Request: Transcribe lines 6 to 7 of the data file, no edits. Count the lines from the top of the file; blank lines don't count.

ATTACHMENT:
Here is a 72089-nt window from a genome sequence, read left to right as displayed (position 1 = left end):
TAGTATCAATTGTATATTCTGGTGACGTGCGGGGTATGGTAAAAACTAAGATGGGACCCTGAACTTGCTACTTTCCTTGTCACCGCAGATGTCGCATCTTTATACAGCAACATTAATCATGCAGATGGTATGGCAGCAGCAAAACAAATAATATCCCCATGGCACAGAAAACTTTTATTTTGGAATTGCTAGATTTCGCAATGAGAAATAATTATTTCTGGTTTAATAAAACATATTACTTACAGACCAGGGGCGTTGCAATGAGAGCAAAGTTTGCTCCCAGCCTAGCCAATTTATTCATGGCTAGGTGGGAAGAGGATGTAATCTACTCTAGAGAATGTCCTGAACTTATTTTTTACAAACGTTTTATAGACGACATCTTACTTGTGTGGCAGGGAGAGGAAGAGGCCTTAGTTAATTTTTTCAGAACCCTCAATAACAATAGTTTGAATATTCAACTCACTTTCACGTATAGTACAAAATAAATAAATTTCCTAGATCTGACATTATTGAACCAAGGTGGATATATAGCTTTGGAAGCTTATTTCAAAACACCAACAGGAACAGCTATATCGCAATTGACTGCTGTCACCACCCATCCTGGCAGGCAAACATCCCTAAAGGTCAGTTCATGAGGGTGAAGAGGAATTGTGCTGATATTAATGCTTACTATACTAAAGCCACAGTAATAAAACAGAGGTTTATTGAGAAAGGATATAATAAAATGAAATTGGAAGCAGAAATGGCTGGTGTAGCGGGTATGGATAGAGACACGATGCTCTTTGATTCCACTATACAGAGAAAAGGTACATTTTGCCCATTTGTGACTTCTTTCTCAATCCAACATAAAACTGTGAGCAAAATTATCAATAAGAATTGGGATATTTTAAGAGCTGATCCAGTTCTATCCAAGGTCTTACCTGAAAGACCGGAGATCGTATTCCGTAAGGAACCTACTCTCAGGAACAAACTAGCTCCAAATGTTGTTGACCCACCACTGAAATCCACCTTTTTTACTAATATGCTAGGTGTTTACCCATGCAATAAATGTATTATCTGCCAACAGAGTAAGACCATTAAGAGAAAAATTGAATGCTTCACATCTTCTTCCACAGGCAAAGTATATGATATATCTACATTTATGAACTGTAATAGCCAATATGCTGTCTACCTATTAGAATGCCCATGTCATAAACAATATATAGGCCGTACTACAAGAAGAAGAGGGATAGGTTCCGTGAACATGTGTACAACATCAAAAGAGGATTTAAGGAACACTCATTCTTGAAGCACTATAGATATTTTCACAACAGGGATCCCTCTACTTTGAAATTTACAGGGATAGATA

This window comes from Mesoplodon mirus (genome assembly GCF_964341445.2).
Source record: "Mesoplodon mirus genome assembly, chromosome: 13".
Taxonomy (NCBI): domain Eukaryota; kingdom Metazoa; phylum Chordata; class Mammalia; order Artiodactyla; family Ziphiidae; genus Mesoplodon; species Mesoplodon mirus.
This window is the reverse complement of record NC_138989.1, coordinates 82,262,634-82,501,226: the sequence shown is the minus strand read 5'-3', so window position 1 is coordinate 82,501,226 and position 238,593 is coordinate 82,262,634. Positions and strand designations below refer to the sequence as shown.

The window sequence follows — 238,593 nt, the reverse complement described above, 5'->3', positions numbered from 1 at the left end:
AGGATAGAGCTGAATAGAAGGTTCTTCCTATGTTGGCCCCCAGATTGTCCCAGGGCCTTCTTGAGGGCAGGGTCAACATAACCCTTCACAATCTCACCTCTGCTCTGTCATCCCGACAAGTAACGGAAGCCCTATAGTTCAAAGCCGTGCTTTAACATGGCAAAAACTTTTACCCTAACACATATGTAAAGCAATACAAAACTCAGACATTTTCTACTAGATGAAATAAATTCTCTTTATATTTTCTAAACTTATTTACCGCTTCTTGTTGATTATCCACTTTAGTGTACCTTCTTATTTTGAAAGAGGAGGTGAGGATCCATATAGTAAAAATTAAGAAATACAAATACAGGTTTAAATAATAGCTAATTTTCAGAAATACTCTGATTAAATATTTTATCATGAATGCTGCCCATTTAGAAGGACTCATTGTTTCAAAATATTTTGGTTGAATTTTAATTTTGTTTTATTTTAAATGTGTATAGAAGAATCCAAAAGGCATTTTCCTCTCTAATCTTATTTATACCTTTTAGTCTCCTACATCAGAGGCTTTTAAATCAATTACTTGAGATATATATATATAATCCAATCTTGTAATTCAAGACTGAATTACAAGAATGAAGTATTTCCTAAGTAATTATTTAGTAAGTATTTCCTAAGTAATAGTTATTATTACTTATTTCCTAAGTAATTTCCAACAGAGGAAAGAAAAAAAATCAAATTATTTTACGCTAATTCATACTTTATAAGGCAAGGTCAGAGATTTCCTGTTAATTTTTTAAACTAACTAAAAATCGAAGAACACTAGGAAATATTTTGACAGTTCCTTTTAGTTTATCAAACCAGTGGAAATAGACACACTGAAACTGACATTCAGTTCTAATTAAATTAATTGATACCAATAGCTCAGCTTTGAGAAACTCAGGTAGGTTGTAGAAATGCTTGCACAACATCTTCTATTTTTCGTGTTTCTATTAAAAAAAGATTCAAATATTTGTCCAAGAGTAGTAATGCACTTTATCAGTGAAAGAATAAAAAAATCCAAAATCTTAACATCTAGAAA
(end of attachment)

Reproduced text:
This window is the reverse complement of record NC_138989.1, coordinates 82,262,634-82,501,226: the sequence shown is the minus strand read 5'-3', so window position 1 is coordinate 82,501,226 and position 238,593 is coordinate 82,262,634. Positions and strand designations below refer to the sequence as shown.

The window sequence follows — 238,593 nt, the reverse complement described above, 5'->3', positions numbered from 1 at the left end: